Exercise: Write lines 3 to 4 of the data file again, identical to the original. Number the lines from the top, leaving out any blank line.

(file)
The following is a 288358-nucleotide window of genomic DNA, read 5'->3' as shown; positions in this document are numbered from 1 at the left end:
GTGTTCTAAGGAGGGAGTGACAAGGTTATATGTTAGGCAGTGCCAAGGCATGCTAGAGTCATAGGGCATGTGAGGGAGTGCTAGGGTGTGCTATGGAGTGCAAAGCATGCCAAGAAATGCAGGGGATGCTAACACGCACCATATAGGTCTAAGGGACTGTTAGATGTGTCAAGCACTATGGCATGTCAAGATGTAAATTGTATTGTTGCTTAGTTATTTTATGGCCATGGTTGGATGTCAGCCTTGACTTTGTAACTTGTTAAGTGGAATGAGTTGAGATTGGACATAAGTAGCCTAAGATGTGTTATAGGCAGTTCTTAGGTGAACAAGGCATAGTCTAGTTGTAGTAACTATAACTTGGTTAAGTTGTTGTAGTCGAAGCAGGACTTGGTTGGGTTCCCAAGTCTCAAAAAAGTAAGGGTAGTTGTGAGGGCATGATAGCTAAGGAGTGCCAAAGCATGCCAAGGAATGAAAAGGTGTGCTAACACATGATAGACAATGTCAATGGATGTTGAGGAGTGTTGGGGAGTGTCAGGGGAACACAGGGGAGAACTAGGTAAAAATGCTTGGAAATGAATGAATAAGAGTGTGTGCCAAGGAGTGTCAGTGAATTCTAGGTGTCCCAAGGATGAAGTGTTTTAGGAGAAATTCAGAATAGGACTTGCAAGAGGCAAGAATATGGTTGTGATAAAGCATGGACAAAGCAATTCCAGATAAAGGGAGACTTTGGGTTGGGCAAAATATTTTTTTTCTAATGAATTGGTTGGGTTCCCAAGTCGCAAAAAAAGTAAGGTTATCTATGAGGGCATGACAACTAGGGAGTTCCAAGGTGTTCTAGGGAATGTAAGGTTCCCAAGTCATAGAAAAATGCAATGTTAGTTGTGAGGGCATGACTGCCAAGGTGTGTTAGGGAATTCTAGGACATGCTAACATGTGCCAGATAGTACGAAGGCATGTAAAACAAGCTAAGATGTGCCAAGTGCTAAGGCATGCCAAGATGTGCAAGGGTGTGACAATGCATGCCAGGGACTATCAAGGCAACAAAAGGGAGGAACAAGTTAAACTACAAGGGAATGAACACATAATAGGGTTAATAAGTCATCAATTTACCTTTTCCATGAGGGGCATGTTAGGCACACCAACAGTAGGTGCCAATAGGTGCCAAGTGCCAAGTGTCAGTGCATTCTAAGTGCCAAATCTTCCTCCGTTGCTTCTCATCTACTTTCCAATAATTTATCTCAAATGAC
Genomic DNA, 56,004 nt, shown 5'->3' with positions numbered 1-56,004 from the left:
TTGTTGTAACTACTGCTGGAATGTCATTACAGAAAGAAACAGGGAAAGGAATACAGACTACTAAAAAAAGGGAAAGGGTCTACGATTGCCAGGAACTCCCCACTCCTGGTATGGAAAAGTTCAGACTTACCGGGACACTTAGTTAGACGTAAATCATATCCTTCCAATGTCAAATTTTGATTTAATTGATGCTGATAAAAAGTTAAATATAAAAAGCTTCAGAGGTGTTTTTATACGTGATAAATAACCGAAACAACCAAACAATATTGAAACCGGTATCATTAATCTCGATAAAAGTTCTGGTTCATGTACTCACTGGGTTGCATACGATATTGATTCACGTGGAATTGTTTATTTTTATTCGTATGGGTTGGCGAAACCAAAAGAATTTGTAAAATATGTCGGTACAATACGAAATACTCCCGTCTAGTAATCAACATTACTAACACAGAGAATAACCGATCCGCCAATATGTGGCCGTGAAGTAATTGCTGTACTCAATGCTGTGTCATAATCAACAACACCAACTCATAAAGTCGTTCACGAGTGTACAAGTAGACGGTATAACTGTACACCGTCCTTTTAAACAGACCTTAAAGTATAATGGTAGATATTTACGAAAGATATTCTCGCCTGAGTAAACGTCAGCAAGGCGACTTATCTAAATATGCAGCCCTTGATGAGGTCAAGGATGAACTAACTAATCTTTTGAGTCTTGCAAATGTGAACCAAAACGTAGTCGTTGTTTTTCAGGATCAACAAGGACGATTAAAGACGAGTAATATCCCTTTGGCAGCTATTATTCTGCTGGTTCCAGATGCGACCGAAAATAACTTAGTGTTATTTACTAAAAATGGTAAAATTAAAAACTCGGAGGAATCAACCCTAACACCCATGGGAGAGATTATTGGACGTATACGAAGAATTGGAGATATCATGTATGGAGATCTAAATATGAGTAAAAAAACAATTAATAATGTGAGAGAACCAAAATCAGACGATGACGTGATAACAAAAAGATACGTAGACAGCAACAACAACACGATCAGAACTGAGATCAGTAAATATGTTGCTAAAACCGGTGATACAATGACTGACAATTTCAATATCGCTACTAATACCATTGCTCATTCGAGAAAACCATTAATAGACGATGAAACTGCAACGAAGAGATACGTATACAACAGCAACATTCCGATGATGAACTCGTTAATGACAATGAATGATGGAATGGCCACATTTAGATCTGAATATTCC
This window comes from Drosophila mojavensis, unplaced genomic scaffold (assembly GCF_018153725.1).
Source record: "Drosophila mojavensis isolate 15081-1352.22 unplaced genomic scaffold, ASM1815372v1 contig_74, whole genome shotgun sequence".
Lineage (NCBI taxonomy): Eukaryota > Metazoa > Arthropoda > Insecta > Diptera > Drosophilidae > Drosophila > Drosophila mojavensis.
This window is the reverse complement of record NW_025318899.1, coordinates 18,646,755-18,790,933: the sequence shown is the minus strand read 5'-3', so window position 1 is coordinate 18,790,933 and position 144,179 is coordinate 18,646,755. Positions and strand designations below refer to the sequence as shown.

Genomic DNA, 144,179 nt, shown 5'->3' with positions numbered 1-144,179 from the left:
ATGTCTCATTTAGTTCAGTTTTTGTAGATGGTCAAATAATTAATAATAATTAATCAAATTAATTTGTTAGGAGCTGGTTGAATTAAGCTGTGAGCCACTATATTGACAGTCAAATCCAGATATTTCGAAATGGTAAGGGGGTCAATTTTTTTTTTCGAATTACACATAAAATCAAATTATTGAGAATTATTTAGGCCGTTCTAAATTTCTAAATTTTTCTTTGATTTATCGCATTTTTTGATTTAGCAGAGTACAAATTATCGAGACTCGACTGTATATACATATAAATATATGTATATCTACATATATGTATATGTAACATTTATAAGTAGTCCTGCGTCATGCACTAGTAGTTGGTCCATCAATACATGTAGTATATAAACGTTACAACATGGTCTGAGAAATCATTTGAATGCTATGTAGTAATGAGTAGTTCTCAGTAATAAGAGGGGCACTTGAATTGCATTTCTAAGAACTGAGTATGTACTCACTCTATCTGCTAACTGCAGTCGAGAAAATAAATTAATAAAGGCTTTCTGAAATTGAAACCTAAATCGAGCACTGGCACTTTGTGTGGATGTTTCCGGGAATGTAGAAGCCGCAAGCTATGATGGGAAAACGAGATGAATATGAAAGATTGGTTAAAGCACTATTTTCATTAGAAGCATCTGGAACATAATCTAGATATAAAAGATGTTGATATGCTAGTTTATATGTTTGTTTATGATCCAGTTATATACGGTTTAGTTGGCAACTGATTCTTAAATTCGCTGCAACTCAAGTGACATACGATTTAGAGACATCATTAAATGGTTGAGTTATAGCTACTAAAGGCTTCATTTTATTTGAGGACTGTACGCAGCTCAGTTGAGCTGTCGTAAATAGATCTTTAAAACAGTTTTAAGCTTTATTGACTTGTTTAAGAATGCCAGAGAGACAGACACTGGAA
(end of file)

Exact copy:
Genomic DNA, 56,004 nt, shown 5'->3' with positions numbered 1-56,004 from the left:
TTGTTGTAACTACTGCTGGAATGTCATTACAGAAAGAAACAGGGAAAGGAATACAGACTACTAAAAAAAGGGAAAGGGTCTACGATTGCCAGGAACTCCCCACTCCTGGTATGGAAAAGTTCAGACTTACCGGGACACTTAGTTAGACGTAAATCATATCCTTCCAATGTCAAATTTTGATTTAATTGATGCTGATAAAAAGTTAAATATAAAAAGCTTCAGAGGTGTTTTTATACGTGATAAATAACCGAAACAACCAAACAATATTGAAACCGGTATCATTAATCTCGATAAAAGTTCTGGTTCATGTACTCACTGGGTTGCATACGATATTGATTCACGTGGAATTGTTTATTTTTATTCGTATGGGTTGGCGAAACCAAAAGAATTTGTAAAATATGTCGGTACAATACGAAATACTCCCGTCTAGTAATCAACATTACTAACACAGAGAATAACCGATCCGCCAATATGTGGCCGTGAAGTAATTGCTGTACTCAATGCTGTGTCATAATCAACAACACCAACTCATAAAGTCGTTCACGAGTGTACAAGTAGACGGTATAACTGTACACCGTCCTTTTAAACAGACCTTAAAGTATAATGGTAGATATTTACGAAAGATATTCTCGCCTGAGTAAACGTCAGCAAGGCGACTTATCTAAATATGCAGCCCTTGATGAGGTCAAGGATGAACTAACTAATCTTTTGAGTCTTGCAAATGTGAACCAAAACGTAGTCGTTGTTTTTCAGGATCAACAAGGACGATTAAAGACGAGTAATATCCCTTTGGCAGCTATTATTCTGCTGGTTCCAGATGCGACCGAAAATAACTTAGTGTTATTTACTAAAAATGGTAAAATTAAAAACTCGGAGGAATCAACCCTAACACCCATGGGAGAGATTATTGGACGTATACGAAGAATTGGAGATATCATGTATGGAGATCTAAATATGAGTAAAAAAACAATTAATAATGTGAGAGAACCAAAATCAGACGATGACGTGATAACAAAAAGATACGTAGACAGCAACAACAACACGATCAGAACTGAGATCAGTAAATATGTTGCTAAAACCGGTGATACAATGACTGACAATTTCAATATCGCTACTAATACCATTGCTCATTCGAGAAAACCATTAATAGACGATGAAACTGCAACGAAGAGATACGTATACAACAGCAACATTCCGATGATGAACTCGTTAATGACAATGAATGATGGAATGGCCACATTTAGATCTGAATATTCC